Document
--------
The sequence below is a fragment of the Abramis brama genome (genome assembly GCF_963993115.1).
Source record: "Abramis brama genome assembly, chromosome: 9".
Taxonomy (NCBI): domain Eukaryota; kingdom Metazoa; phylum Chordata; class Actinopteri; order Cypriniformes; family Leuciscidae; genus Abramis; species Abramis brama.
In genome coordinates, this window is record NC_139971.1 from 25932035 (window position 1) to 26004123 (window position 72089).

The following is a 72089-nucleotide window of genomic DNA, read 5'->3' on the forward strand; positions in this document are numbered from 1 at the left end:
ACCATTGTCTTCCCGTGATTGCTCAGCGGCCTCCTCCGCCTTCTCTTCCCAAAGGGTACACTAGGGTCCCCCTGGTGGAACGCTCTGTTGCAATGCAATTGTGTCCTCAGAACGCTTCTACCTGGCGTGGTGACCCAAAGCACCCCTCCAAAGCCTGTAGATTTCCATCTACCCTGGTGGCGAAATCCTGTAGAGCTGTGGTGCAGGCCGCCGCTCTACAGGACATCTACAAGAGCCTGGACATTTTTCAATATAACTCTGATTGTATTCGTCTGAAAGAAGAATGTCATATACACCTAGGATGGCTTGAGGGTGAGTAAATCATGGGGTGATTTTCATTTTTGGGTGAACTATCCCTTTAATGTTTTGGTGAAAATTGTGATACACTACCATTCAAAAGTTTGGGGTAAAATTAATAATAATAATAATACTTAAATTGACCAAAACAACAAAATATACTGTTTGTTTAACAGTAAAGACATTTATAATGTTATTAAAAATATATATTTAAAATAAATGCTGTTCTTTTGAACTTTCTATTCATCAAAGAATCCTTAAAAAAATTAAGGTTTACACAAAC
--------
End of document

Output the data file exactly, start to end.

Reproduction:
The sequence below is a fragment of the Abramis brama genome (genome assembly GCF_963993115.1).
Source record: "Abramis brama genome assembly, chromosome: 9".
Taxonomy (NCBI): domain Eukaryota; kingdom Metazoa; phylum Chordata; class Actinopteri; order Cypriniformes; family Leuciscidae; genus Abramis; species Abramis brama.
In genome coordinates, this window is record NC_139971.1 from 25932035 (window position 1) to 26004123 (window position 72089).

The following is a 72089-nucleotide window of genomic DNA, read 5'->3' on the forward strand; positions in this document are numbered from 1 at the left end:
ACCATTGTCTTCCCGTGATTGCTCAGCGGCCTCCTCCGCCTTCTCTTCCCAAAGGGTACACTAGGGTCCCCCTGGTGGAACGCTCTGTTGCAATGCAATTGTGTCCTCAGAACGCTTCTACCTGGCGTGGTGACCCAAAGCACCCCTCCAAAGCCTGTAGATTTCCATCTACCCTGGTGGCGAAATCCTGTAGAGCTGTGGTGCAGGCCGCCGCTCTACAGGACATCTACAAGAGCCTGGACATTTTTCAATATAACTCTGATTGTATTCGTCTGAAAGAAGAATGTCATATACACCTAGGATGGCTTGAGGGTGAGTAAATCATGGGGTGATTTTCATTTTTGGGTGAACTATCCCTTTAATGTTTTGGTGAAAATTGTGATACACTACCATTCAAAAGTTTGGGGTAAAATTAATAATAATAATAATACTTAAATTGACCAAAACAACAAAATATACTGTTTGTTTAACAGTAAAGACATTTATAATGTTATTAAAAATATATATTTAAAATAAATGCTGTTCTTTTGAACTTTCTATTCATCAAAGAATCCTTAAAAAAATTAAGGTTTACACAAAC